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Posts tagged “Rifle Hunting

Tactical Hunting: Sir, Yes, Sir!

Much to the dismay of piers morgan, diane Feinstein and willie nelson

(names intentionally not capitalized out of respect… or lack thereof)

By Kevin Reese

BR10-smMy pop once told me I might fit into my dress blues if I used bungee cords; the truth hurts. Looking at me it’s hard to believe I spent eight years in the Marines. In all honestly, I’m not that bad off… I’m just not that well off; I could stand a few months of nonstop treadmill work. Beyond reminiscing about my life as a Marine and wishing I still looked the part, I miss many aspects of active duty life – chief among them being camaraderie and my trusty M-16 A2 Service Rifle.

I wasn’t a huge promoter of 62-grain 5.56 Ball NATO ammunition but it seemed to be sufficient. I qualified every year as a rifle expert and later in my second enlistment as a pistol sharpshooter, qualifying with an original Colt 1911 that had been in Marine Corps service for over 75 years and was still a sweet shooter.

Kevin 3d SRIG-editedAssimilating to civilian life, including civilian shooting was a tall order. On the firing line, I had difficulty adjusting to traditional hunting rifles. I began looking at AR-15 rifles to regain that comfort level I had with my M-16 A2. As an avid hunter on an extremely tight budget, I recall how badly I wanted to purchase one of the Colt AR-15’s I drooled over as I passed by them in the PX. It looked exactly like my M-16 but was semi-automatic; it even had the bayonet stud. Perhaps I arrived at my justification before my time but I thought, back in the late 80’s, the AR-15 would make a great hunting rifle. Certainly, when I was honorably discharged in 1996 and searching for that comfort level I had achieved with my M-16 A2, the AR-15 was my only reasonable option.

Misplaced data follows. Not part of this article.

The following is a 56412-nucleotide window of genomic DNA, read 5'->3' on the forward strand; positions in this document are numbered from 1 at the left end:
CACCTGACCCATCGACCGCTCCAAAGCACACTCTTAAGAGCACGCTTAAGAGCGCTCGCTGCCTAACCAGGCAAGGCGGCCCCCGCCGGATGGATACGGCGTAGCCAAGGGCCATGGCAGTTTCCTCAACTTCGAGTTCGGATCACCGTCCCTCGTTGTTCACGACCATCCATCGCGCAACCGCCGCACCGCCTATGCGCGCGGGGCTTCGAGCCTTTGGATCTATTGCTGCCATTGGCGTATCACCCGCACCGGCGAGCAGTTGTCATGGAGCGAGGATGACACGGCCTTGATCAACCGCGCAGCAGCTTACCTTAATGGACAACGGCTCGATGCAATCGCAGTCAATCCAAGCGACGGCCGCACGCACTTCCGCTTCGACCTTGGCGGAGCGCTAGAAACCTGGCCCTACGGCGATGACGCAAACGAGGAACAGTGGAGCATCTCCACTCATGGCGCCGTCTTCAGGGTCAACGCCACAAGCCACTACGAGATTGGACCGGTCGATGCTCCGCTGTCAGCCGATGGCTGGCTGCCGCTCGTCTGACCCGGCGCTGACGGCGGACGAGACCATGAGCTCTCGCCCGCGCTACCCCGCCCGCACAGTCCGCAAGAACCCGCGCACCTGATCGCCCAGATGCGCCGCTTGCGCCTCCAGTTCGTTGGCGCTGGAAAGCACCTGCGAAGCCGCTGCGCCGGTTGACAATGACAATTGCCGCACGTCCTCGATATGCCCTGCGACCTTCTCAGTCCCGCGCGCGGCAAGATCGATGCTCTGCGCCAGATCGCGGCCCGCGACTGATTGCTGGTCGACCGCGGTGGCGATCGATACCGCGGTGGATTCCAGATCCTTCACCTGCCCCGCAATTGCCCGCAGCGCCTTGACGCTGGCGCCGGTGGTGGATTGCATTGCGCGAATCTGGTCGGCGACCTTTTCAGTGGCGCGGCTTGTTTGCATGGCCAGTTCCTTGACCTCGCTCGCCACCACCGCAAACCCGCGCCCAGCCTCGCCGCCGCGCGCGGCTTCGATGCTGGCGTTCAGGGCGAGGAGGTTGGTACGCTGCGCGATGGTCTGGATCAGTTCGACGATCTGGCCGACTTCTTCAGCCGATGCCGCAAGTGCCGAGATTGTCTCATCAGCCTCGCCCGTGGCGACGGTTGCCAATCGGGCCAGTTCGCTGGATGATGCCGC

chriskevinSeveral years ago, good friend and fellow Marine Corps veteran, Chris Reed, History Channel’s Top Shot season 2 winner, talked about his desire to do more tactical-styled hunting. We talked about tactical hunting often and he eventually restored my fervor for AR platform rifles, something I hadn’t experienced in years. I had been too immersed in bowhunting to stop and realize my passion for modern sporting rifles had slowed to a low-crawl. in the end, I can thank Chris for drawing that passion back to the surface once again, this time for the long haul.

Long range Bolt Action by Kevin ReeseWhile I still bowhunt religiously, I have expanded once again to rifle shooting. My CZ-USA Model 3 .300 WSM is back in the game and more importantly, so is my Smith & Wesson (S&W) MP15T Tactical 5.56. For long range shooting, my Alpen Apex 6-24x50mm scope is the only way to go and I’ve dialed my S&W MP15T Tactical in at 600 yards; however, here in Texas most shots are much closer and my routine hog hunting is predominantly at night.

That said, my AimPoint H34S Hunter is the perfect lowlight/night optic for hunting and shooting within 300 yards and now rests atop my AR-15. The Alpen Apex scope, trusted for long distances precision accuracy, reclaimed its 600+ yard throne to reign over my CZ-USA . Both are topped with HHA Optimizer Horizon mounts. The Horizon allows me to calibrate for bullet drop out to 600 yards and is incredibly accurate. Once the Horizon is calibrated I simply dial in the range within 5 yards, up to 600 yards out, and put the crosshairs on target; there is no need for hold-over or mil-dots. I’ve also outfitted my S&W MP15T with a Crimson Trace Rail Master CMR-201 Laser smithwessonmp15t-2and Hawglite Helios H250. The Helios H250 is a rail-mounted lighting system with a remote switch that delivers a blinding red, green or white led light with a remote switch I’ve attached to the handguard. I also ordered a Harris bipod from Brownell’s to round out my tactical hunting rifle and have since set out on a series of new adventures that send memories of days gone by flooding back into my brain-housing-group.

Like many of our Sportsman Elite loyalist, I cut my teeth shooting every can I could as a kid and honed my skills with military training that has carried over well into my hunting success. More importantly, it broadened my perspective on modern sporting rifles like the AR-15 and the diverse ways we can employ them for self-defense as well as recreational shooting and hunting.